After consulting with Eric Eaton, we are 99% sure this beautiful wasp is in the genus Polistes, but we do not recognize the species. We will continue to try to get a more definite identification.

Ed. Note: This just came in: (09/25/2005) “recently posted wasp
I am almost 90% sure that this particular was is a Golden Paper Wasp Polistes fuscatus Let me know what you find out. thx,
James Woodman”

Update:  January 19, 2018
A recent comment informed us that this is Polistes major major, which is represented on BugGuide.

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Hello from Trinidad and Tobago
Just blogged your site for OpenDepth.com, and you should get some more viewers that way… 2 reasons for writing. You’re providing an invaluable service, and I’m going to thank you. Because of your site I was able to identify one spider (I forget it’s name) that’s called a tailless scorpion or something… Scared the hell out of me when I was cleaning the yard last year! 🙂 Harmless, and it’s still around. You might find some of these pictures useful: you’re free to use them. Some of them I have no idea of what they are (like the ones near the carilee), but the majority look like stinkbugs – colorful. The Jack Spaniard is very common here. Your site is reaching the size where a content management system might help you – save you and users time, etc. I don’t know how savvy you folks are, but I would suggest Drupal (http://www.drupal.org ) when the next release comes out. I think your site has grown to a level where, though obviously a labor of love, it might become limiting to you and others. Drupal’s free to use and install. It’s open source. You can do it yourself if you want – and if you run into problems, there are a lot of people who can help. It doesn’t hurt to look. And it could help you get the site to pay for itself by making information easier to find. Good luck, and please keep up the good work. I just thought you might like to consider those ideas.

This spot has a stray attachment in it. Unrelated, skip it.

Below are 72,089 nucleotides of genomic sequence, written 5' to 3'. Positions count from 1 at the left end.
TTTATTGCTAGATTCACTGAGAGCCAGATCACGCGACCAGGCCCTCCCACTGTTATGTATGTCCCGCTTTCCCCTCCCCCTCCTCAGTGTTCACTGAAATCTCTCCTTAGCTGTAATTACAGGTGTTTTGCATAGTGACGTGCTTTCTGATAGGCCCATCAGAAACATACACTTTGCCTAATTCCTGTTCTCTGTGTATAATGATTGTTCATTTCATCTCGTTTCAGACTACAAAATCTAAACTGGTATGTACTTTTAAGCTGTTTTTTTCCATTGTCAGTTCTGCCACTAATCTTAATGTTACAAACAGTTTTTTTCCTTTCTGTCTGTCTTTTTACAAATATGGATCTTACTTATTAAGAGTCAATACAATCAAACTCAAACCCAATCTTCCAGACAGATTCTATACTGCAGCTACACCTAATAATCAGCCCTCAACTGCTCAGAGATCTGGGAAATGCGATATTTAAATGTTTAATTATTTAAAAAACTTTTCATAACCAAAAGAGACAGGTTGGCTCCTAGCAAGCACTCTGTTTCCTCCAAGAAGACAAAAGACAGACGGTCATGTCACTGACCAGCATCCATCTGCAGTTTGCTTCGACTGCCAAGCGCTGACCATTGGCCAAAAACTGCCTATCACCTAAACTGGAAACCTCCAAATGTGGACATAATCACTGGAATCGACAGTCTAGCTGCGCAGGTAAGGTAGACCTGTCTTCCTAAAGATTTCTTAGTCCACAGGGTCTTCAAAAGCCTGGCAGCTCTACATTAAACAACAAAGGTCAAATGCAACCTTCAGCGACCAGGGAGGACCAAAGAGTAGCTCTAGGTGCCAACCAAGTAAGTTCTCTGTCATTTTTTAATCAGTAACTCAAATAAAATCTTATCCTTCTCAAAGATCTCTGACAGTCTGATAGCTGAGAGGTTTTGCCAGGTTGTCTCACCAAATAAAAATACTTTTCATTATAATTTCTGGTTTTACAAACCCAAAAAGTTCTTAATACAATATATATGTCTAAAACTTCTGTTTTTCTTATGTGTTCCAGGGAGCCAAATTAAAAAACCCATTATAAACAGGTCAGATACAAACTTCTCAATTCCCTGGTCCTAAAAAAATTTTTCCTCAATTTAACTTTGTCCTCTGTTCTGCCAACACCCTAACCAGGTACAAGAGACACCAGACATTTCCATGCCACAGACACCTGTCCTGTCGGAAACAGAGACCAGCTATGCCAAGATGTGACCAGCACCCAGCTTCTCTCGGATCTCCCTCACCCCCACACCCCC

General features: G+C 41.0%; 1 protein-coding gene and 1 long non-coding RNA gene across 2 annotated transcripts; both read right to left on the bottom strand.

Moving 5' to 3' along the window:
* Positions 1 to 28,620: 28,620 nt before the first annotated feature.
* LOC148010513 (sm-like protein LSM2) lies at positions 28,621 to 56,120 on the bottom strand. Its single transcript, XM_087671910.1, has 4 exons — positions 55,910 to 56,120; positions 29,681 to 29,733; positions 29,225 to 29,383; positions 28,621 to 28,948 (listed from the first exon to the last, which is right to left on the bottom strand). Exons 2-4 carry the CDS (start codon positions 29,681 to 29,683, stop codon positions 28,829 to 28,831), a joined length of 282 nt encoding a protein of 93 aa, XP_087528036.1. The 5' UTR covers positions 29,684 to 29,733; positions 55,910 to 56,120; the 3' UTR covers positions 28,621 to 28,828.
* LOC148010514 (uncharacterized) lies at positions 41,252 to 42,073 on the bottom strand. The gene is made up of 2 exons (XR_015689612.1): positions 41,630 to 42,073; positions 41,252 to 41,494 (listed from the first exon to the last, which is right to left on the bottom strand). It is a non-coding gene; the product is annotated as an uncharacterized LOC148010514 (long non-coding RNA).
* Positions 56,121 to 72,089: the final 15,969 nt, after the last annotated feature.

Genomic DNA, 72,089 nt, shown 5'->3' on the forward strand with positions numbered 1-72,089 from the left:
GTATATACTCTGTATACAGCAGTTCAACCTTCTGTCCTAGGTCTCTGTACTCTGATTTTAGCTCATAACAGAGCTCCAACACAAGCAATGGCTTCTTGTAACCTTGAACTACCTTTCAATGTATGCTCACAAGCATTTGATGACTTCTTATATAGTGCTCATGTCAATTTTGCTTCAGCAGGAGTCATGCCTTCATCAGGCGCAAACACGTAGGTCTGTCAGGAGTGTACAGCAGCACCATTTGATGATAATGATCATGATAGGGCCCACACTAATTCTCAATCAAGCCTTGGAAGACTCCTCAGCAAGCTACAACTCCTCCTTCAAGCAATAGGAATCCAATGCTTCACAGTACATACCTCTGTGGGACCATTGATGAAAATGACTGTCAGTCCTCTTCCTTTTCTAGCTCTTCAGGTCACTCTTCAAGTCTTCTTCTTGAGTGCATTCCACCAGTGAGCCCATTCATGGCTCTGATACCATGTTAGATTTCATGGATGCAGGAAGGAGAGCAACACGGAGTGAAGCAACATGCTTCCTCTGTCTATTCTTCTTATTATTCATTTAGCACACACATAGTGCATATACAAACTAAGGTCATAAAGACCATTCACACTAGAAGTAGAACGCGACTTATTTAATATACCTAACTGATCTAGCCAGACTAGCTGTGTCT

Taran Rampersad
Presently in: San Fernando, Trinidad and Tobago

Hi Taran,